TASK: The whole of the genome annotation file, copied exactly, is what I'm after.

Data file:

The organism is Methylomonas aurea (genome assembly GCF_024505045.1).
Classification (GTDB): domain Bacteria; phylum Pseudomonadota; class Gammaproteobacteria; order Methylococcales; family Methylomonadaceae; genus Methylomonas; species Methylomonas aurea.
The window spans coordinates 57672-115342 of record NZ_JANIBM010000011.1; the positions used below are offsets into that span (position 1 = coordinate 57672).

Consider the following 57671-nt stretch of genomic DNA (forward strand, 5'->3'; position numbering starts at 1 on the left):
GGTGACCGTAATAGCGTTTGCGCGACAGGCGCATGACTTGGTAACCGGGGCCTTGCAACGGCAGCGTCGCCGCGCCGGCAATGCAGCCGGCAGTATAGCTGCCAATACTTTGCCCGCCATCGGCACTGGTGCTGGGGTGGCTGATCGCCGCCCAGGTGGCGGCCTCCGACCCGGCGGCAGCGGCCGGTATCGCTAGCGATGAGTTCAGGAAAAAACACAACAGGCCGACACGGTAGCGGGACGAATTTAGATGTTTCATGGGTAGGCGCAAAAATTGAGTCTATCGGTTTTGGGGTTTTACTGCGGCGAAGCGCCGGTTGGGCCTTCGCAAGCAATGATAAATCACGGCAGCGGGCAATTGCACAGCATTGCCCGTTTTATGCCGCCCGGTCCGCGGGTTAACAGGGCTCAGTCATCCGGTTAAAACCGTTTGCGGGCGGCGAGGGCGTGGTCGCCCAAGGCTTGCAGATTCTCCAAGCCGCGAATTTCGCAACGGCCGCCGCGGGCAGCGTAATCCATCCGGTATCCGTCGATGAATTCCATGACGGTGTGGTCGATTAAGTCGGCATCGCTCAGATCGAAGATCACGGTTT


The organism is Methylomonas aurea (genome assembly GCF_024505045.1).
Classification (GTDB): domain Bacteria; phylum Pseudomonadota; class Gammaproteobacteria; order Methylococcales; family Methylomonadaceae; genus Methylomonas; species Methylomonas aurea.
The window spans coordinates 57672-115342 of record NZ_JANIBM010000011.1; the positions used below are offsets into that span (position 1 = coordinate 57672).

Consider the following 57671-nt stretch of genomic DNA (forward strand, 5'->3'; position numbering starts at 1 on the left):
GGTGACCGTAATAGCGTTTGCGCGACAGGCGCATGACTTGGTAACCGGGGCCTTGCAACGGCAGCGTCGCCGCGCCGGCAATGCAGCCGGCAGTATAGCTGCCAATACTTTGCCCGCCATCGGCACTGGTGCTGGGGTGGCTGATCGCCGCCCAGGTGGCGGCCTCCGACCCGGCGGCAGCGGCCGGTATCGCTAGCGATGAGTTCAGGAAAAAACACAACAGGCCGACACGGTAGCGGGACGAATTTAGATGTTTCATGGGTAGGCGCAAAAATTGAGTCTATCGGTTTTGGGGTTTTACTGCGGCGAAGCGCCGGTTGGGCCTTCGCAAGCAATGATAAATCACGGCAGCGGGCAATTGCACAGCATTGCCCGTTTTATGCCGCCCGGTCCGCGGGTTAACAGGGCTCAGTCATCCGGTTAAAACCGTTTGCGGGCGGCGAGGGCGTGGTCGCCCAAGGCTTGCAGATTCTCCAAGCCGCGAATTTCGCAACGGCCGCCGCGGGCAGCGTAATCCATCCGGTATCCGTCGATGAATTCCATGACGGTGTGGTCGATTAAGTCGGCATCGCTCAGATCGAAGATCACGGTTT